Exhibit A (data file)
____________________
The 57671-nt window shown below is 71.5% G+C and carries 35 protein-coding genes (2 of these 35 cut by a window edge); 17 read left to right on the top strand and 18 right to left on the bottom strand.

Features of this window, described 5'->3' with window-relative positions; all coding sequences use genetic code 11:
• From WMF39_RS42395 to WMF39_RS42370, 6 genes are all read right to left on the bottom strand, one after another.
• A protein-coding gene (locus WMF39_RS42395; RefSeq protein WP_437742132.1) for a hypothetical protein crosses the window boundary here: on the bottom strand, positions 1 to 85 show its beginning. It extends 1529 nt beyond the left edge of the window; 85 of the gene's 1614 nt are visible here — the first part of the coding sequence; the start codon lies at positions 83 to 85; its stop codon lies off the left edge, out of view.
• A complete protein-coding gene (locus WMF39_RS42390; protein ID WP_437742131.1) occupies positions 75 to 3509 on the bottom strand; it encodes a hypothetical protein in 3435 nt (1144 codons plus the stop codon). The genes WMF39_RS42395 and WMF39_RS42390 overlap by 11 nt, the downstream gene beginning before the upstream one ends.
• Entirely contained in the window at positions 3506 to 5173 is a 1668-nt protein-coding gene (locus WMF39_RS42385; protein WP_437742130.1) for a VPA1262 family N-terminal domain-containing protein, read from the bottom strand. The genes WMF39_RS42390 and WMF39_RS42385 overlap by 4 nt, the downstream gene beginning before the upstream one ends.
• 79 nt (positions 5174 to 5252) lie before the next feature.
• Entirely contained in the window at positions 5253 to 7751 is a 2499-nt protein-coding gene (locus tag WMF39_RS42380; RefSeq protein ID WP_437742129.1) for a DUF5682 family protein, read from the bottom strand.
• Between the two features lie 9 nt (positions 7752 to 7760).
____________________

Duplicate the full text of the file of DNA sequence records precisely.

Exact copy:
The 57671-nt window shown below is 71.5% G+C and carries 35 protein-coding genes (2 of these 35 cut by a window edge); 17 read left to right on the top strand and 18 right to left on the bottom strand.

Features of this window, described 5'->3' with window-relative positions; all coding sequences use genetic code 11:
• From WMF39_RS42395 to WMF39_RS42370, 6 genes are all read right to left on the bottom strand, one after another.
• A protein-coding gene (locus WMF39_RS42395; RefSeq protein WP_437742132.1) for a hypothetical protein crosses the window boundary here: on the bottom strand, positions 1 to 85 show its beginning. It extends 1529 nt beyond the left edge of the window; 85 of the gene's 1614 nt are visible here — the first part of the coding sequence; the start codon lies at positions 83 to 85; its stop codon lies off the left edge, out of view.
• A complete protein-coding gene (locus WMF39_RS42390; protein ID WP_437742131.1) occupies positions 75 to 3509 on the bottom strand; it encodes a hypothetical protein in 3435 nt (1144 codons plus the stop codon). The genes WMF39_RS42395 and WMF39_RS42390 overlap by 11 nt, the downstream gene beginning before the upstream one ends.
• Entirely contained in the window at positions 3506 to 5173 is a 1668-nt protein-coding gene (locus WMF39_RS42385; protein WP_437742130.1) for a VPA1262 family N-terminal domain-containing protein, read from the bottom strand. The genes WMF39_RS42390 and WMF39_RS42385 overlap by 4 nt, the downstream gene beginning before the upstream one ends.
• 79 nt (positions 5174 to 5252) lie before the next feature.
• Entirely contained in the window at positions 5253 to 7751 is a 2499-nt protein-coding gene (locus tag WMF39_RS42380; RefSeq protein ID WP_437742129.1) for a DUF5682 family protein, read from the bottom strand.
• Between the two features lie 9 nt (positions 7752 to 7760).